Wednesday, December 28, 2011

Freeware Utilities

I'm always looking for more utilities to add to my arsenal for scripting, automating and generally freeing up time for other tasks, like sipping a fresh coffee ;^)

Over the past few months I've been pointed to, or found, four more sites chock full of tasty utilities.

  • AnalogX has a varied collection covering network, system, programming, even audio utilities.

  • joeware has a whole pile of free tools, many related to Active Directory, account management and networking.

  • NirSoft has an impressive array of tools for forensics, networking, systems, passwords and a whole lot more. They also have a blog so you can keep posted on updates and additions.

  • Optimum X has a decent list of network, software and login utilities. Although some are a bit long in the tooth (one is from 9/98), there's still some gold here.

These should keep you busy for at least a few minutes. And as always they're my favorite price, free.

Tuesday, December 20, 2011

Disable Prius Beeping when in Reverse

If you have a Prius, there's a good chance you are annoyed by the constant beeping when you put the car in reverse. I can understand if it's heard outside the car, since it's almost completely silent when in electric mode, but it only alerts the passengers in the vehicle. Since selling my Corvette, I've been driving my wife's Prius a lot and the beeping was beginning to really grate on me...

After a few searches, here's what I found (read the steps once before attempting, some of them are time dependent).

  1. Start the car with your foot on the brake as usual.

  2. Press the ODO button until "ODO" appears on the dash display. (If it's already present, cycle around once to display it again.)

  3. Turn the car off.

  4. Again with your foot on the brake, press POWER to restart your Prius.

  5. Within 6 seconds of starting, press and hold the ODO button for 10 seconds and don't release it.

  6. You're still holding the ODO button after 10 seconds, right? Now shift the car into Reverse and quickly press the Park button. You may now release the ODO button.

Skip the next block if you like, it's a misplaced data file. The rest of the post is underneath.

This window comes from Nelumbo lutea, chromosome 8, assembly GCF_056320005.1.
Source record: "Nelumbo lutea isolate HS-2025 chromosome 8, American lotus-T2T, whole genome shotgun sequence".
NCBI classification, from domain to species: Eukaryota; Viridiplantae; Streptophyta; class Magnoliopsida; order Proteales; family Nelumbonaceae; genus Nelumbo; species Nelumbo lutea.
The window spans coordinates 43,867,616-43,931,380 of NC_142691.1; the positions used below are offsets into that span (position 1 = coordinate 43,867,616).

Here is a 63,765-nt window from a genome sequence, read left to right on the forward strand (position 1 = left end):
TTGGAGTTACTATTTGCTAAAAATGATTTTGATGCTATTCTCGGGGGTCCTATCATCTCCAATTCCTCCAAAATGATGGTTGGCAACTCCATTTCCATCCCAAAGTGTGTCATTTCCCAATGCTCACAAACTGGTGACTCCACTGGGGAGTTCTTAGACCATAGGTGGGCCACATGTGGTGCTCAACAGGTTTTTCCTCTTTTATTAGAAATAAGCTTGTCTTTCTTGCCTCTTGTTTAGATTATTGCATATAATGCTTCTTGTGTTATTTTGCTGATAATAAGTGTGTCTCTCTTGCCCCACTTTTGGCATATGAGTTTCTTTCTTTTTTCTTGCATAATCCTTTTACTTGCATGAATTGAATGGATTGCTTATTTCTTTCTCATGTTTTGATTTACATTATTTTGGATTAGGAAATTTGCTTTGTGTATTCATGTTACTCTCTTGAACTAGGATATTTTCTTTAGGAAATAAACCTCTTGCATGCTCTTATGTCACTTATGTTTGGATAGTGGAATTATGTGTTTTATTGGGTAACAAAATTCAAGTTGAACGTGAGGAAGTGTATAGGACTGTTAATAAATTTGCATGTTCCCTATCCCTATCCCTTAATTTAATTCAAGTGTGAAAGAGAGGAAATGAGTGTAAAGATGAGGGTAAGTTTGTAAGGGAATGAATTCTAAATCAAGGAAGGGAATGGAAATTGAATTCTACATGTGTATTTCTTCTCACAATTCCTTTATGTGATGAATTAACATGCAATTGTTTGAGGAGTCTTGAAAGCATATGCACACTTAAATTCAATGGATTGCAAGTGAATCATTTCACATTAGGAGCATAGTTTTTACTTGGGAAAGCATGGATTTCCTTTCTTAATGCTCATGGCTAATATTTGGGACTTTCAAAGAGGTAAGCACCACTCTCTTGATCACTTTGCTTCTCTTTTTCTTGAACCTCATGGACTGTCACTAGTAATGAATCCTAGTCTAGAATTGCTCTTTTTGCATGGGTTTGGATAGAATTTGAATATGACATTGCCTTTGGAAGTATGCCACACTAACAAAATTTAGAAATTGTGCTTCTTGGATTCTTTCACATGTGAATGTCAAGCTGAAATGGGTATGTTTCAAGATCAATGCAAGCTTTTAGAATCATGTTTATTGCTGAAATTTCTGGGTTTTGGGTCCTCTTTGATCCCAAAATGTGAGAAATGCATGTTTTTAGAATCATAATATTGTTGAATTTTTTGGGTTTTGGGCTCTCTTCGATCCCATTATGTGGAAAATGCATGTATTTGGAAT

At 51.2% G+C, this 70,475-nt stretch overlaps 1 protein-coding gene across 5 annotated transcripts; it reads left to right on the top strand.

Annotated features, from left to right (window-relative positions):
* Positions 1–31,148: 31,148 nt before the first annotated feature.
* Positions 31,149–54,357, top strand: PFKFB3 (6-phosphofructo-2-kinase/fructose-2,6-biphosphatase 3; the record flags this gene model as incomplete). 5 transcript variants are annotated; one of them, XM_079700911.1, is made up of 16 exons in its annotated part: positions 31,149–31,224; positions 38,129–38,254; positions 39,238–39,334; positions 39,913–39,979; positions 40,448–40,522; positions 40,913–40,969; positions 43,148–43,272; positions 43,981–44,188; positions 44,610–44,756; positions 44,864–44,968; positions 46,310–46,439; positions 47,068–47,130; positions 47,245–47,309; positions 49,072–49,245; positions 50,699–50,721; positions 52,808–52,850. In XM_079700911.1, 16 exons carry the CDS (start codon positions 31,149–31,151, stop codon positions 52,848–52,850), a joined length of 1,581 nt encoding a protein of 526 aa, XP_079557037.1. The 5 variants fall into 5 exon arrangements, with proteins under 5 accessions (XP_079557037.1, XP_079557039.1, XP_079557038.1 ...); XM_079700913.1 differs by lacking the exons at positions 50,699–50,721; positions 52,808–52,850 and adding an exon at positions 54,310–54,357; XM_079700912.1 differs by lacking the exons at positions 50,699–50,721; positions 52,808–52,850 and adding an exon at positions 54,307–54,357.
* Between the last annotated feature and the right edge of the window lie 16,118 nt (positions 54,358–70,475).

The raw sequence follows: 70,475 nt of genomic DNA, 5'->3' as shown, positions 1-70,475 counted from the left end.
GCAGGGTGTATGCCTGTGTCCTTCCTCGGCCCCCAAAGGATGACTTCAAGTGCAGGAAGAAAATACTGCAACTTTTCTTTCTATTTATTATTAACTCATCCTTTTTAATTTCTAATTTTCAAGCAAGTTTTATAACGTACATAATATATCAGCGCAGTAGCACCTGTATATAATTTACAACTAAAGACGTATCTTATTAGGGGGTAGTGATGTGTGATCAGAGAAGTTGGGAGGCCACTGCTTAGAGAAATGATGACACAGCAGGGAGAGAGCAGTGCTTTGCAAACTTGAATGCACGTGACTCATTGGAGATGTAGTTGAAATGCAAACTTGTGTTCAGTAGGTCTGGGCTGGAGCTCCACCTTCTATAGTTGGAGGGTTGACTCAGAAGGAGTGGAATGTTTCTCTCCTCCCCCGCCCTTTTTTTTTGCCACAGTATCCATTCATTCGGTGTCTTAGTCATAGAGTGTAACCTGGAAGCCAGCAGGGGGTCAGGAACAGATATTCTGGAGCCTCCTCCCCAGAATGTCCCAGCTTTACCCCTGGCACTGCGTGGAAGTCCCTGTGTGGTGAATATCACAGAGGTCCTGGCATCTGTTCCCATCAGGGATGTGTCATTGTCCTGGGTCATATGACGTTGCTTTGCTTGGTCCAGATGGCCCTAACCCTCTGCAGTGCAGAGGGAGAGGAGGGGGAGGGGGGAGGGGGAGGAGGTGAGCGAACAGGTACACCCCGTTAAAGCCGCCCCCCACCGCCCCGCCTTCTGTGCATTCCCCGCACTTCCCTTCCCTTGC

7. The odometer display should now show "b on" (if not, start over).

  8. Press the ODO button until the display shows "b off."

  9. Turn the car off by pressing the POWER button.

  10. Start your Prius now, put it reverse and enjoy the silence.

Note: This is supposed to work only with US models, so if you're abroad it's up to the kindness of your dealer. And I've only tested this on a 2009 Prius, so your mileage may vary :)

Saturday, December 17, 2011

Search Fails for Some Outlook or OWA Users

Due to a recent power outage at a client site, their Exchange search catalogs became corrupted. The issue at hand was that searches in Outlook or OWA only resulted in showing results prior to the outage.

To confirm that this was the case, I opened the trusty EMS and ran this command on an affected individual.

test-exchangesearch username | fl

This result confirmed the catalog corruption:
ResultFound : False
SearchTime : -1

The fix is rather easy, but depending on your database size, can be rather lengthy. The script below stops the Microsoft Exchange Search Indexer, deletes the Catalog of the database in question and restarts the Indexer which fires off a complete rebuild.

You can find the script here (from where it must be run): <drive>:\Program Files\Microsoft\Exchange Server\Scripts

Syntax: ResetSearchIndex.ps1 -force <database>

Example: ResetSearchIndex.ps1 -force "Mailbox One"

The rebuilding of our catalogs took almost an hour for a 80GB database. And that was on a fairly powerful system with 32GB of RAM.

Thursday, December 15, 2011

Surveying a Linux System, Part 3 - Usage

This is the last in my Linux survey trifecta, examining current usage, plus a bit of troubleshooting.

As with both the hardware and software posts, you may need to run some of these as root and your mileage may vary, since not all distros are alike.

Show a list of recent logins
# last

Process list (check out additional switches)
# ps -A

Current performance and PIDs (you can use kill to end a runaway process)
# top

Current memory usage
# free

Disk usage (shows directories by size, based on your current location, usually best to start from root /)
# du -sh *

Network status (lots of switches to drill down with)
# netstat -a

Time since last reboot
# uptime

I'll add to these lists as I come across more useful commands. Thanks to O'Reilly for the command directory.